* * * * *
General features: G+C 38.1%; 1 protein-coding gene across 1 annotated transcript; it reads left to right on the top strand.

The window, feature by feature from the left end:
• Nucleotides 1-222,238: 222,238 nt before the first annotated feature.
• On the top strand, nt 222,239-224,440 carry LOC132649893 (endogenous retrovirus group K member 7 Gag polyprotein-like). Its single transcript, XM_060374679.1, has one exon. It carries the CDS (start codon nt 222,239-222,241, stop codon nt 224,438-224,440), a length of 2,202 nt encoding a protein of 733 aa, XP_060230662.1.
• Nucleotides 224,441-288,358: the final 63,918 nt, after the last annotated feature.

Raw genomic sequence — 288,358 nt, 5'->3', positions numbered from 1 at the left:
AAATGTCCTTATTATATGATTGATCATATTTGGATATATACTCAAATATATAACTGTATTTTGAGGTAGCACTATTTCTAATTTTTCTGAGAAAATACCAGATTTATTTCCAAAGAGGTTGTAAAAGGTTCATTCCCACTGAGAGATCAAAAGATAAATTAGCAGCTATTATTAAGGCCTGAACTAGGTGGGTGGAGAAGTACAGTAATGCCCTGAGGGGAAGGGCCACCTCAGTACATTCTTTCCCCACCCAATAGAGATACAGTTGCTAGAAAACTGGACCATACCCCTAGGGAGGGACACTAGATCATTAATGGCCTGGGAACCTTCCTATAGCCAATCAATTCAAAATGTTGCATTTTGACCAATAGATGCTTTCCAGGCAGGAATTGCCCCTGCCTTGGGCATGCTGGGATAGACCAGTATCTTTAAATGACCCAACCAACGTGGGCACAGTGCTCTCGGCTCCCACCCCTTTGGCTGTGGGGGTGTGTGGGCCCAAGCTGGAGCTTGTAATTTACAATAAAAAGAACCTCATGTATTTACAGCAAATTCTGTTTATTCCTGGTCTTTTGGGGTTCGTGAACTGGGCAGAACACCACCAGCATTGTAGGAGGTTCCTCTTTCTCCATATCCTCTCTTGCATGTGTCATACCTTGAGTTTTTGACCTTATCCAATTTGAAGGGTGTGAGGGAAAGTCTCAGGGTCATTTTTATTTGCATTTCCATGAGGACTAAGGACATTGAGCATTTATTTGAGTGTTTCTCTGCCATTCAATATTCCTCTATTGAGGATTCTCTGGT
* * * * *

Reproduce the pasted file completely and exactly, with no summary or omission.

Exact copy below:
General features: G+C 38.1%; 1 protein-coding gene across 1 annotated transcript; it reads left to right on the top strand.

The window, feature by feature from the left end:
• Nucleotides 1-222,238: 222,238 nt before the first annotated feature.
• On the top strand, nt 222,239-224,440 carry LOC132649893 (endogenous retrovirus group K member 7 Gag polyprotein-like). Its single transcript, XM_060374679.1, has one exon. It carries the CDS (start codon nt 222,239-222,241, stop codon nt 224,438-224,440), a length of 2,202 nt encoding a protein of 733 aa, XP_060230662.1.
• Nucleotides 224,441-288,358: the final 63,918 nt, after the last annotated feature.

Raw genomic sequence — 288,358 nt, 5'->3', positions numbered from 1 at the left:
AAATGTCCTTATTATATGATTGATCATATTTGGATATATACTCAAATATATAACTGTATTTTGAGGTAGCACTATTTCTAATTTTTCTGAGAAAATACCAGATTTATTTCCAAAGAGGTTGTAAAAGGTTCATTCCCACTGAGAGATCAAAAGATAAATTAGCAGCTATTATTAAGGCCTGAACTAGGTGGGTGGAGAAGTACAGTAATGCCCTGAGGGGAAGGGCCACCTCAGTACATTCTTTCCCCACCCAATAGAGATACAGTTGCTAGAAAACTGGACCATACCCCTAGGGAGGGACACTAGATCATTAATGGCCTGGGAACCTTCCTATAGCCAATCAATTCAAAATGTTGCATTTTGACCAATAGATGCTTTCCAGGCAGGAATTGCCCCTGCCTTGGGCATGCTGGGATAGACCAGTATCTTTAAATGACCCAACCAACGTGGGCACAGTGCTCTCGGCTCCCACCCCTTTGGCTGTGGGGGTGTGTGGGCCCAAGCTGGAGCTTGTAATTTACAATAAAAAGAACCTCATGTATTTACAGCAAATTCTGTTTATTCCTGGTCTTTTGGGGTTCGTGAACTGGGCAGAACACCACCAGCATTGTAGGAGGTTCCTCTTTCTCCATATCCTCTCTTGCATGTGTCATACCTTGAGTTTTTGACCTTATCCAATTTGAAGGGTGTGAGGGAAAGTCTCAGGGTCATTTTTATTTGCATTTCCATGAGGACTAAGGACATTGAGCATTTATTTGAGTGTTTCTCTGCCATTCAATATTCCTCTATTGAGGATTCTCTGGT